Road to Lichfield

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Overview


In The Road to Lichfield, Penelope Lively explores the nature of history and memory as it is embodied in the life of a forty-year-old woman, Anne Linton, who unexpectedly learns that her father had a mistress. With this new knowledge, Linton must now examine the realities of her own life - of her childhood, her husband - and ask, What do they really know of her? Deeply felt, beautifully controlled, The Road to Lichfield is a subtle exploration of memory and identity, of chance and consequence, of the intricate ...
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The Road to Lichfield

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Overview


In The Road to Lichfield, Penelope Lively explores the nature of history and memory as it is embodied in the life of a forty-year-old woman, Anne Linton, who unexpectedly learns that her father had a mistress. With this new knowledge, Linton must now examine the realities of her own life - of her childhood, her husband - and ask, What do they really know of her? Deeply felt, beautifully controlled, The Road to Lichfield is a subtle exploration of memory and identity, of chance and consequence, of the intricate weave of generations across a past never fully known, a future never fully anticipated.
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Editorial Reviews

Ellen Pall
...[A] homey, companionable book [that is] concerned with time and memory.
New York Times Book Review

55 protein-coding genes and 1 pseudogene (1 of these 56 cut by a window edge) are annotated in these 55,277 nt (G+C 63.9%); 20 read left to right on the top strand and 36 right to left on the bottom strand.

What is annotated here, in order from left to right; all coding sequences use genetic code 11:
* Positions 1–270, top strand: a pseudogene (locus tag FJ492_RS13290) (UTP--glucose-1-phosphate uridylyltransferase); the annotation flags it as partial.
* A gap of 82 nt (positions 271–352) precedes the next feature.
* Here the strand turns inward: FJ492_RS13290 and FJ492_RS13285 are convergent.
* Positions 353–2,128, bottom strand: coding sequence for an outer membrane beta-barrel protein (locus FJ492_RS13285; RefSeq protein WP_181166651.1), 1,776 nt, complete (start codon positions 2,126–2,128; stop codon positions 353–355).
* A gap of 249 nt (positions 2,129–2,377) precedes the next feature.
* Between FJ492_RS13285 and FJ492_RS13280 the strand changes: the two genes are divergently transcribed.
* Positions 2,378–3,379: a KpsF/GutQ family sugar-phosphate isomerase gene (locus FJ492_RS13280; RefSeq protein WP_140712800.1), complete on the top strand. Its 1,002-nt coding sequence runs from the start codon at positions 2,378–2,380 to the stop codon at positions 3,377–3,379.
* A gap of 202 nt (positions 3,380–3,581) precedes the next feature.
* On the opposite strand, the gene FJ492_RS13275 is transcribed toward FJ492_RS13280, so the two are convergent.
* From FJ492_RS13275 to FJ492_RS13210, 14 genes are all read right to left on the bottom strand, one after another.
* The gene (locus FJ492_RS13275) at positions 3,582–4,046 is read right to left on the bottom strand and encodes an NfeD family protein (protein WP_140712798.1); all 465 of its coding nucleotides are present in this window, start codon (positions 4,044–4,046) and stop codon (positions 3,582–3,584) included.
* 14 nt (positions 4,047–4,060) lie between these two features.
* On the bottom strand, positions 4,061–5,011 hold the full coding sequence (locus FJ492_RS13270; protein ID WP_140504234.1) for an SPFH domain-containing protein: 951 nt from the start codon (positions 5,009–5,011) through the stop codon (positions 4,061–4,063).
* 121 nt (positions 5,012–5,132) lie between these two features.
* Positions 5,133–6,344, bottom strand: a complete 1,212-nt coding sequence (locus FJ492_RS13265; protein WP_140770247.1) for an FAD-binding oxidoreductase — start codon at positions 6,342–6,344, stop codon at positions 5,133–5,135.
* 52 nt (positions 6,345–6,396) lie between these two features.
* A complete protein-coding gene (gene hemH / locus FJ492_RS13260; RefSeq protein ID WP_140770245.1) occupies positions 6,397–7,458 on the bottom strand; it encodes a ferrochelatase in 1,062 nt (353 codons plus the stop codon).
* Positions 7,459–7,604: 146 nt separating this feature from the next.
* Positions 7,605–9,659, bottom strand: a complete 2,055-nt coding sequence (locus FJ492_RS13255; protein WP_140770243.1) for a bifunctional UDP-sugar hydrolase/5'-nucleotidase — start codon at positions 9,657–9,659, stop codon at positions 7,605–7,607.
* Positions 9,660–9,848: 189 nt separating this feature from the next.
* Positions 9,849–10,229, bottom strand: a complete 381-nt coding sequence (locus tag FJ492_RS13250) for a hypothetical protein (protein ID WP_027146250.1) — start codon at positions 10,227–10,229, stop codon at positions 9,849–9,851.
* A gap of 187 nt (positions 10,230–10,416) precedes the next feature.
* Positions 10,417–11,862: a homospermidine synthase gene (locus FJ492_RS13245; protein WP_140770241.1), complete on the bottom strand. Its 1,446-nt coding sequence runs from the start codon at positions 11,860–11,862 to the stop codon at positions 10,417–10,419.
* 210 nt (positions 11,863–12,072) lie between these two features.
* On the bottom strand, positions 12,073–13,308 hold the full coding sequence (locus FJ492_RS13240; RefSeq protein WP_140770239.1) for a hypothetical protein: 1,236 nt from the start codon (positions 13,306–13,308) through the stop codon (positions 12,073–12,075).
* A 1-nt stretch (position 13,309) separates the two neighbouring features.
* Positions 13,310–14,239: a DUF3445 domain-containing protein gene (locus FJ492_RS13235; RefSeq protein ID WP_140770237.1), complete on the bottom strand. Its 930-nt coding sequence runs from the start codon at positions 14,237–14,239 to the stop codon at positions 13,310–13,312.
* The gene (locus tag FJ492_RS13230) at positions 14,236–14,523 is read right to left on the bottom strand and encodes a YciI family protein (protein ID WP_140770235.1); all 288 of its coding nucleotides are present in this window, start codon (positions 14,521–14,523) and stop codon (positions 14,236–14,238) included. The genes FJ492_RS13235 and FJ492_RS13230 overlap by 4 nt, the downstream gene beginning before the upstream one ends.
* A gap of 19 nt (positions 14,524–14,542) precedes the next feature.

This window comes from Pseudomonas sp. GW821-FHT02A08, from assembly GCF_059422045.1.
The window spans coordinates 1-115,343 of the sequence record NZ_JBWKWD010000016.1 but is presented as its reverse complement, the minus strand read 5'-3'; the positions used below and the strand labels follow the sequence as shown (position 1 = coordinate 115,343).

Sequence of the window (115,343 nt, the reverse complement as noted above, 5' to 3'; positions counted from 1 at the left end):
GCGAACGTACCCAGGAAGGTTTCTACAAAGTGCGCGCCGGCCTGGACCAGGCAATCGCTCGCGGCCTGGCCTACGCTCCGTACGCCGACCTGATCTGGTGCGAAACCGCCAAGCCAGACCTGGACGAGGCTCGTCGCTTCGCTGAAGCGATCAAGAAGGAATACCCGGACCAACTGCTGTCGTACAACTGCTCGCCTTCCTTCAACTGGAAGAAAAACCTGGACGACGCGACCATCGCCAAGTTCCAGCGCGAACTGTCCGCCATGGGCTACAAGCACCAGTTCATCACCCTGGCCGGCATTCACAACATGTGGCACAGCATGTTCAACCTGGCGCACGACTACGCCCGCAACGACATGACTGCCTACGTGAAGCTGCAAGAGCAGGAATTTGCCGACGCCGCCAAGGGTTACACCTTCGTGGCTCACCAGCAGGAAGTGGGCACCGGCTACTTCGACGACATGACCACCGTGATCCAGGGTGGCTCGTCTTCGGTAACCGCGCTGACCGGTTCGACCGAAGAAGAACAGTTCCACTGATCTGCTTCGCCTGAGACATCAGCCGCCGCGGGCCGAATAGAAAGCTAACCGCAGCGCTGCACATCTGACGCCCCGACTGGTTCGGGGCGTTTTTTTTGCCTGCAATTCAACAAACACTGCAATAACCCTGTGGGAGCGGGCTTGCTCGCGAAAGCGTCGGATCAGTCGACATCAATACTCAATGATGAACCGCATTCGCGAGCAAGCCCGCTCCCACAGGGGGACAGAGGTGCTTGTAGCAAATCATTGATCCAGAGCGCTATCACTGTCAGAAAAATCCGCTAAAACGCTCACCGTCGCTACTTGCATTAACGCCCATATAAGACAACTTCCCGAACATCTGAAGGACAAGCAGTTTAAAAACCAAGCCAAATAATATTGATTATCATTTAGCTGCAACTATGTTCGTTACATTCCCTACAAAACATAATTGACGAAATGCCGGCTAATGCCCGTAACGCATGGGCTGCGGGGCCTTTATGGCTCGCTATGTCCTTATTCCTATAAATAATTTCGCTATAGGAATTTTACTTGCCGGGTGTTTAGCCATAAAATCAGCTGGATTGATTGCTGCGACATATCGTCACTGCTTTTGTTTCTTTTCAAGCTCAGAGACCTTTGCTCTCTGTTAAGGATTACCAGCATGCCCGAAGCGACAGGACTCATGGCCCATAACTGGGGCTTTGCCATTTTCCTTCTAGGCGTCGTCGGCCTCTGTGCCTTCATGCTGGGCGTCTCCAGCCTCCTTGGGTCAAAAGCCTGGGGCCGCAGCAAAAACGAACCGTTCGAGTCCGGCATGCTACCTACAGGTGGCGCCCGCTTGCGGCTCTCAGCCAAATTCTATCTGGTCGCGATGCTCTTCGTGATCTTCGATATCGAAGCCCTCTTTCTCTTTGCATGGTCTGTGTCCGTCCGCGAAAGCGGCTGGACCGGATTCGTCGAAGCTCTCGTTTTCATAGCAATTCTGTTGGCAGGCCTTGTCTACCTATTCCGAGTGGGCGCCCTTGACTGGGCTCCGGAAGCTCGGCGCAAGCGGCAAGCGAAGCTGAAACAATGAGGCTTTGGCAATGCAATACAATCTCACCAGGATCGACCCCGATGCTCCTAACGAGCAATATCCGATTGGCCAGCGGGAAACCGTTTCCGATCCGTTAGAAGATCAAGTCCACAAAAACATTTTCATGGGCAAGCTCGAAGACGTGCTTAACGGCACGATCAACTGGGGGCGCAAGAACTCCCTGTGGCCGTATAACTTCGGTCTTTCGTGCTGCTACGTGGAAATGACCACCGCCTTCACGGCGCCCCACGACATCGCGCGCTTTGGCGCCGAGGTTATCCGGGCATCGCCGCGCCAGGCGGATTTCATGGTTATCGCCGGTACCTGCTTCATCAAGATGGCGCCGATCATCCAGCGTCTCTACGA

Publishers Weekly - Publisher's Weekly
Lively's growing audience of discriminating readers will welcome the belated U.S. publication of her first novel, issued in England in 1977. This quiet but moving book betrays few earmarks of the neophyte: Lively's economical yet evocative use of language, her preoccupation with history as a force in individual lives, and her dry wit are all in evidence here. The year she turns 40, two crises interrupt Anne Linton's orderly routine as the wife of an uncommunicative and slightly boring solicitor, mother of two teenagers, and part-time teacher of history. Her father's terminal illness necessitates her frequent traveling to Litchfield in the Midlands from her Berkshire home, and throws her into contact with schoolmaster David Fielding, with whom she begins an affair. On the surface her existence remains the same, but as she discovers a major secret in her father's life and pursues a clandestine life of her own, she must acknowledge the subjective nature of memories and reassess her own attitudes about the past. She is moved to question her involvement with a group of architectural preservationists who fight the demolition of old buildings, no matter how decrepit and useless, and turn antique artifacts into chic decorative objects. (Lively goes a bit overboard in her portrayal of one character who is obsessed with doing good--``a prettier woman would have taken up adultery''--but her humor has bite.) (Feb.)
Library Journal
This is Lively's first novel, originally published in England in 1977. It centers around British housewife Anne, whose father is dying in a nursing home. Anne goes to see him, in Lichfield, and in the process of cleaning out his house discovers that her father was someone she hadn't known well at all. ``I knew my father in one dimension only,'' she realizes. Her relationships with her husband, brother, and lover might be similarly described. Lively's prose is clean and readable. This novel will appeal to people who are familiar with her recent works and to those who enjoy well-written stories that convey a message without beating the reader over the head. Recommended.-- Mary Prokop, CEL Regional Lib . , Savannah, Ga.